Citigroup recently hosted a financial services conference in Napa, and it’s takeaways are anything but sunny. Citi says that the “overall tone was pessimistic” and that the “turn” will take longer than expected. Perhaps more importantly, Citi suggested that banks are “underestimating embedded losses on balance sheets.” Citi was particularly bearish on housing, which it thinks will require government intervention to fully recover:
Consensus was housing prices unlikely to stabilise until mid 2009 at the earliest. Many noted structural issues can’t be fixed without significant government intervention, which is unlikely until after the 2008 elections. One positive from our field trip was REO properties are moving quickly, but there are considerable inefficiencies in short sale activity.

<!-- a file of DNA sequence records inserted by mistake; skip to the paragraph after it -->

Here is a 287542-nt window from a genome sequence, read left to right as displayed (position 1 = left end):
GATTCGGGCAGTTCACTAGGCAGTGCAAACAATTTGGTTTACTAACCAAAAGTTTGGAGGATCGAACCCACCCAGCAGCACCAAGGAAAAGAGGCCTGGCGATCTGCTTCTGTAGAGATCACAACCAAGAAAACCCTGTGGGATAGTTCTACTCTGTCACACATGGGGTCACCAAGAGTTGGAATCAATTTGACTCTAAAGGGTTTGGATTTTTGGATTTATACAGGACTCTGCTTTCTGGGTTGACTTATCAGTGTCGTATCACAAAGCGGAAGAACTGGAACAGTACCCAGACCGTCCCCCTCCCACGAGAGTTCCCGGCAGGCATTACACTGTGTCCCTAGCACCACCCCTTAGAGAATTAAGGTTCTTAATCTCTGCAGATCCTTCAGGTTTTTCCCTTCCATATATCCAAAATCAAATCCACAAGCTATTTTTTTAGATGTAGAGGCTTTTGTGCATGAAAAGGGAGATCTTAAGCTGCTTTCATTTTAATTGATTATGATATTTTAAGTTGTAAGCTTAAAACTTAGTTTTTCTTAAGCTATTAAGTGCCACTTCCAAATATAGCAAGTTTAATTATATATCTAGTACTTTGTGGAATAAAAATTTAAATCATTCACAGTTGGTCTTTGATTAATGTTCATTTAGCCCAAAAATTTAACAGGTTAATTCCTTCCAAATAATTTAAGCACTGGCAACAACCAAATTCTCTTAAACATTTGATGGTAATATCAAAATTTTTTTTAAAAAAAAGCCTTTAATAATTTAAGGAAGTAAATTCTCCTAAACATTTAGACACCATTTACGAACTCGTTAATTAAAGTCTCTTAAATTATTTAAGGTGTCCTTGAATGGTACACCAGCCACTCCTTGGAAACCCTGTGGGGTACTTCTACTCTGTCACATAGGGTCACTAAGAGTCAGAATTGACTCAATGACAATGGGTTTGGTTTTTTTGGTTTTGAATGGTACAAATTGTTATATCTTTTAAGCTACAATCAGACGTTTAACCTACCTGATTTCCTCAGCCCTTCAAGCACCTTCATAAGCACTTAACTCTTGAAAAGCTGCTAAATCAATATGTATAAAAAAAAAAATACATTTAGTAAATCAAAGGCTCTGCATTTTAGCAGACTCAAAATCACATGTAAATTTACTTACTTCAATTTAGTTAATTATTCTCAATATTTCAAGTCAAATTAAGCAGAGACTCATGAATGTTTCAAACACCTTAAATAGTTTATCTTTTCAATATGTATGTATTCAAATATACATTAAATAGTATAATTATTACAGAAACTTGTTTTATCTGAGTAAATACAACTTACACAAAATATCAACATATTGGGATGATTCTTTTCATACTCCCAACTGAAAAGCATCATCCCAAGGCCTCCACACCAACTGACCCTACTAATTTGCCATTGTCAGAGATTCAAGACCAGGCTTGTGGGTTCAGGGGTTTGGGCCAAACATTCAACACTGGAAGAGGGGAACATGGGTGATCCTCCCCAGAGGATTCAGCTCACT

Another area of concern for Citi is the way banks are appraising real estate loans. Citi thinks that banks are overestimating their value:
One of our main takeaways was realisation of flaws in banks’ appraisal processes, which creates risk that banks are overestimating the underlying value for problem real estate loans. The automated valuation models (AVM) appear to have significant flaws in trying appraise underlying home prices.
All of the above issues led Citi to conclude that banks still need to raise more capital:
General consensus was banks are underestimating their capital needs, and further capital raises are likely. Interestingly, we heard that ability to change management teams at banks by potential capital providers has been very difficult due to reluctance by regulators to put in new mgmt.